Historia Philippicae et Totius Mundi Origines et Terrae Situs
The Historia Philippicae et Totius Mundi Origines et Terrae Situs, or Philippic History and Origins of the Entire World and All of its Lands, by the second-century Roman writer Justin is an epitome of the Augustan historian Pompeius Trogus' earlier expansive work the Historiæ Phillippicæ, and the only surviving link, although much of the content has been altered.
|Historia Philippicae et Totius Mundi Origines et Terrae Situs|
|Date||Late 2nd or early 3rd Century AD, probably prior to 226 (disputed)|
|Place of origin||Rome|
|Language(s)||Latin, Late Latin|
|Format||44 brief books and a preface|
|Contents||Epitome of the Historia Philippicae|
The principal work was intended to cover the history of the world from the beginning until the time of the Caesars, focused on Greece and her rulers, nations and peoples, and it was from this base that Justin created his Epitome, slimming it down by focusing on "whatever [parts] was most worthy of being known" and removing parts which "were neither attractive for the pleasure of reading, nor necessary by way of example", resulting in a work approximately one-sixth the length of the original and described as a "capricious anthology" rather than a regular epitome.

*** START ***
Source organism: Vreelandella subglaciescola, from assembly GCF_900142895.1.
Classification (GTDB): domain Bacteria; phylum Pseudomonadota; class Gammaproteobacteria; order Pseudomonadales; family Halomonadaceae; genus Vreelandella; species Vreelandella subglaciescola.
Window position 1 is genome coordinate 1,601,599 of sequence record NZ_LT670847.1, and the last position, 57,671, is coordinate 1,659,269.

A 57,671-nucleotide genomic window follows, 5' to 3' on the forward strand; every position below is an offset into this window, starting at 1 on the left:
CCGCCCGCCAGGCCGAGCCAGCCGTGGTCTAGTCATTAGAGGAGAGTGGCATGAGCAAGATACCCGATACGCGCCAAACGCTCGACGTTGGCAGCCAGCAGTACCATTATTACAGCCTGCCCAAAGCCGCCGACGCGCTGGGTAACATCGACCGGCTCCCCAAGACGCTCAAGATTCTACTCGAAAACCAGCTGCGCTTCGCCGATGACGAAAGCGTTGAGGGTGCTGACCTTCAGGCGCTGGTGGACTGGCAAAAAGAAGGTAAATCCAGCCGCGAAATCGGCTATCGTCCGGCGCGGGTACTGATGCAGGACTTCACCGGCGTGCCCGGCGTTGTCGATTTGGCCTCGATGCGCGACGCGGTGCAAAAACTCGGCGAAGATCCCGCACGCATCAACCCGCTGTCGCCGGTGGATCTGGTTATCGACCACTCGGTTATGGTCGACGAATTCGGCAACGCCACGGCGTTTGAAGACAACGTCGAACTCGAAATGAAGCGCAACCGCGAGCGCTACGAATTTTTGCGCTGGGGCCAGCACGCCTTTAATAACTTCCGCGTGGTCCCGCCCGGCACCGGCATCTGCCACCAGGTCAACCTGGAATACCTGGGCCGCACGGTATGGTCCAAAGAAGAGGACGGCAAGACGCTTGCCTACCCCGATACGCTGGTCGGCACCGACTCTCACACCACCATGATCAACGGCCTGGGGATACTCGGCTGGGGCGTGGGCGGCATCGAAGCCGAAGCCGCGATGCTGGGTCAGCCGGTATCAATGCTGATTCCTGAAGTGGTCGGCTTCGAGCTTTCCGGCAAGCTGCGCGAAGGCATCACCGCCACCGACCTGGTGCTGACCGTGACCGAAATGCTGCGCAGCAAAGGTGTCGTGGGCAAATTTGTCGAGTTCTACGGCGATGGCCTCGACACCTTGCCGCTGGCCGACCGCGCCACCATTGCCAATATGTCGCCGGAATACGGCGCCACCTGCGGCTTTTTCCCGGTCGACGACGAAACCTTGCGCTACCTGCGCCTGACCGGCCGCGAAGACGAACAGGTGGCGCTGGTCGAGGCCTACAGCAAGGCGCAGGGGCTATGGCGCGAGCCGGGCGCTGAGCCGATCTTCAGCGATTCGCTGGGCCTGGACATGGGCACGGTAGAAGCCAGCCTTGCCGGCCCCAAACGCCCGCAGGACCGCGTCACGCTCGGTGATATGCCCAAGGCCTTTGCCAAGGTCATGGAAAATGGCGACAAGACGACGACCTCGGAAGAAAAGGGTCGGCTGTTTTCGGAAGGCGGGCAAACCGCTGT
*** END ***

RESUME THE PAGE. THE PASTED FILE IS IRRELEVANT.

Despite its altered nature, the work stands as an important piece of history, both as a connection to the sole pre-Christian work of world history written in Latin and as one of the few written sources into several notable Hellenistic figures.